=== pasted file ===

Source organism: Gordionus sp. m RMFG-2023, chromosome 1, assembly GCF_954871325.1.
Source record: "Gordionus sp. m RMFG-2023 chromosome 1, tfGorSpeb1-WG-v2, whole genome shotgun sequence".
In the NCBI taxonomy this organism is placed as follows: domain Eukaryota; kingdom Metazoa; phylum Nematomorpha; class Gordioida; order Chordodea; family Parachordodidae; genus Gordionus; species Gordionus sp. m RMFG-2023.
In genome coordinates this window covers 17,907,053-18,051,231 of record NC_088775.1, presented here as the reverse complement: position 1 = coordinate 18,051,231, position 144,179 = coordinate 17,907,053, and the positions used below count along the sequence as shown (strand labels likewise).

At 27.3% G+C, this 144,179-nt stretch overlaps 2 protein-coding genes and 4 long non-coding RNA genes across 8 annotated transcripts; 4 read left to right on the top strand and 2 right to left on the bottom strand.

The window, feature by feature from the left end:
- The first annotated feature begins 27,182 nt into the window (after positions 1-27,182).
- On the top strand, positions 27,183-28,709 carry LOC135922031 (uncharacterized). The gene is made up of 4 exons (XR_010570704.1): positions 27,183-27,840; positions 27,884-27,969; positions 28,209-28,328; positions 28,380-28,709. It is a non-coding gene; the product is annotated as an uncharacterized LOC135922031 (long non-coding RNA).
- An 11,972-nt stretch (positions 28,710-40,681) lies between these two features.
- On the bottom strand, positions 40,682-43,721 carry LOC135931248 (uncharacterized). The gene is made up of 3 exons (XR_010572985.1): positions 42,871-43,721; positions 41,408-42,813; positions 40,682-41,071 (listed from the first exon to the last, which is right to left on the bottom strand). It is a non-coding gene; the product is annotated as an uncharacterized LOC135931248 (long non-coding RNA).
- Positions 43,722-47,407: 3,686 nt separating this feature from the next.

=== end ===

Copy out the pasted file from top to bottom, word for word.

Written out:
Source organism: Gordionus sp. m RMFG-2023, chromosome 1, assembly GCF_954871325.1.
Source record: "Gordionus sp. m RMFG-2023 chromosome 1, tfGorSpeb1-WG-v2, whole genome shotgun sequence".
In the NCBI taxonomy this organism is placed as follows: domain Eukaryota; kingdom Metazoa; phylum Nematomorpha; class Gordioida; order Chordodea; family Parachordodidae; genus Gordionus; species Gordionus sp. m RMFG-2023.
In genome coordinates this window covers 17,907,053-18,051,231 of record NC_088775.1, presented here as the reverse complement: position 1 = coordinate 18,051,231, position 144,179 = coordinate 17,907,053, and the positions used below count along the sequence as shown (strand labels likewise).

At 27.3% G+C, this 144,179-nt stretch overlaps 2 protein-coding genes and 4 long non-coding RNA genes across 8 annotated transcripts; 4 read left to right on the top strand and 2 right to left on the bottom strand.

The window, feature by feature from the left end:
- The first annotated feature begins 27,182 nt into the window (after positions 1-27,182).
- On the top strand, positions 27,183-28,709 carry LOC135922031 (uncharacterized). The gene is made up of 4 exons (XR_010570704.1): positions 27,183-27,840; positions 27,884-27,969; positions 28,209-28,328; positions 28,380-28,709. It is a non-coding gene; the product is annotated as an uncharacterized LOC135922031 (long non-coding RNA).
- An 11,972-nt stretch (positions 28,710-40,681) lies between these two features.
- On the bottom strand, positions 40,682-43,721 carry LOC135931248 (uncharacterized). The gene is made up of 3 exons (XR_010572985.1): positions 42,871-43,721; positions 41,408-42,813; positions 40,682-41,071 (listed from the first exon to the last, which is right to left on the bottom strand). It is a non-coding gene; the product is annotated as an uncharacterized LOC135931248 (long non-coding RNA).
- Positions 43,722-47,407: 3,686 nt separating this feature from the next.